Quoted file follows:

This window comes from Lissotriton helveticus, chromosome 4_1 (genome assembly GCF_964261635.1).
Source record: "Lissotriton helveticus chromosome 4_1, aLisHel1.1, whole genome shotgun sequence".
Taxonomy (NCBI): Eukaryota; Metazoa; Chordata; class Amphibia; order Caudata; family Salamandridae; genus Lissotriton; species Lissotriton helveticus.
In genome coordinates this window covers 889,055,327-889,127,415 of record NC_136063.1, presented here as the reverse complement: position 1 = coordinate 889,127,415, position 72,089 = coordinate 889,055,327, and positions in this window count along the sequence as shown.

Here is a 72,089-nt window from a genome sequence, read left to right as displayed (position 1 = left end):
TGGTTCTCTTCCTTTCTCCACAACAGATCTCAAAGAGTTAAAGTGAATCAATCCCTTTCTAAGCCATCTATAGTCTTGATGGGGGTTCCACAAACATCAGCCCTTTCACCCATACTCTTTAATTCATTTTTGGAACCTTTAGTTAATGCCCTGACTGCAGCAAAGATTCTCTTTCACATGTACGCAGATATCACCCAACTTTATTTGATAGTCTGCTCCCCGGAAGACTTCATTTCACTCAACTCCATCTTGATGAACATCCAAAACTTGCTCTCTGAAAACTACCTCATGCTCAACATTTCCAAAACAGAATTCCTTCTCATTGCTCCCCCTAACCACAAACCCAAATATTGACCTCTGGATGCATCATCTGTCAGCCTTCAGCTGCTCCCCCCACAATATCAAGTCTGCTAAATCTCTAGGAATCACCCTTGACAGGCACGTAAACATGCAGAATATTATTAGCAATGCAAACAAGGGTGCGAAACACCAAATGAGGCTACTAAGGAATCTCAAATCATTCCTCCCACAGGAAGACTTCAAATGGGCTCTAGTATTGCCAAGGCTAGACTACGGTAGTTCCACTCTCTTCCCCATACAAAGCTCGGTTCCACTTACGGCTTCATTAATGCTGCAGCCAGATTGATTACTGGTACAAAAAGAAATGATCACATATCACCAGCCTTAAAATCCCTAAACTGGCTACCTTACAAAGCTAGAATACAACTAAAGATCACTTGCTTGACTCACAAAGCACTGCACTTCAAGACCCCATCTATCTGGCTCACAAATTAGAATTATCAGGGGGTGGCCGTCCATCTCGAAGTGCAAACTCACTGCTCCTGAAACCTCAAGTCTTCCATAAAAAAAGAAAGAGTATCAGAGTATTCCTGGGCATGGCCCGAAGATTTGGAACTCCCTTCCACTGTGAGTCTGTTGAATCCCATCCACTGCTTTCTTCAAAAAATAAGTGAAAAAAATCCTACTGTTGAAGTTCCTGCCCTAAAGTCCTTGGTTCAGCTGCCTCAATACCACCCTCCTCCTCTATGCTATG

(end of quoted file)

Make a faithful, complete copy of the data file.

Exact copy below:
This window comes from Lissotriton helveticus, chromosome 4_1 (genome assembly GCF_964261635.1).
Source record: "Lissotriton helveticus chromosome 4_1, aLisHel1.1, whole genome shotgun sequence".
Taxonomy (NCBI): Eukaryota; Metazoa; Chordata; class Amphibia; order Caudata; family Salamandridae; genus Lissotriton; species Lissotriton helveticus.
In genome coordinates this window covers 889,055,327-889,127,415 of record NC_136063.1, presented here as the reverse complement: position 1 = coordinate 889,127,415, position 72,089 = coordinate 889,055,327, and positions in this window count along the sequence as shown.

Here is a 72,089-nt window from a genome sequence, read left to right as displayed (position 1 = left end):
TGGTTCTCTTCCTTTCTCCACAACAGATCTCAAAGAGTTAAAGTGAATCAATCCCTTTCTAAGCCATCTATAGTCTTGATGGGGGTTCCACAAACATCAGCCCTTTCACCCATACTCTTTAATTCATTTTTGGAACCTTTAGTTAATGCCCTGACTGCAGCAAAGATTCTCTTTCACATGTACGCAGATATCACCCAACTTTATTTGATAGTCTGCTCCCCGGAAGACTTCATTTCACTCAACTCCATCTTGATGAACATCCAAAACTTGCTCTCTGAAAACTACCTCATGCTCAACATTTCCAAAACAGAATTCCTTCTCATTGCTCCCCCTAACCACAAACCCAAATATTGACCTCTGGATGCATCATCTGTCAGCCTTCAGCTGCTCCCCCCACAATATCAAGTCTGCTAAATCTCTAGGAATCACCCTTGACAGGCACGTAAACATGCAGAATATTATTAGCAATGCAAACAAGGGTGCGAAACACCAAATGAGGCTACTAAGGAATCTCAAATCATTCCTCCCACAGGAAGACTTCAAATGGGCTCTAGTATTGCCAAGGCTAGACTACGGTAGTTCCACTCTCTTCCCCATACAAAGCTCGGTTCCACTTACGGCTTCATTAATGCTGCAGCCAGATTGATTACTGGTACAAAAAGAAATGATCACATATCACCAGCCTTAAAATCCCTAAACTGGCTACCTTACAAAGCTAGAATACAACTAAAGATCACTTGCTTGACTCACAAAGCACTGCACTTCAAGACCCCATCTATCTGGCTCACAAATTAGAATTATCAGGGGGTGGCCGTCCATCTCGAAGTGCAAACTCACTGCTCCTGAAACCTCAAGTCTTCCATAAAAAAAGAAAGAGTATCAGAGTATTCCTGGGCATGGCCCGAAGATTTGGAACTCCCTTCCACTGTGAGTCTGTTGAATCCCATCCACTGCTTTCTTCAAAAAATAAGTGAAAAAAATCCTACTGTTGAAGTTCCTGCCCTAAAGTCCTTGGTTCAGCTGCCTCAATACCACCCTCCTCCTCTATGCTATG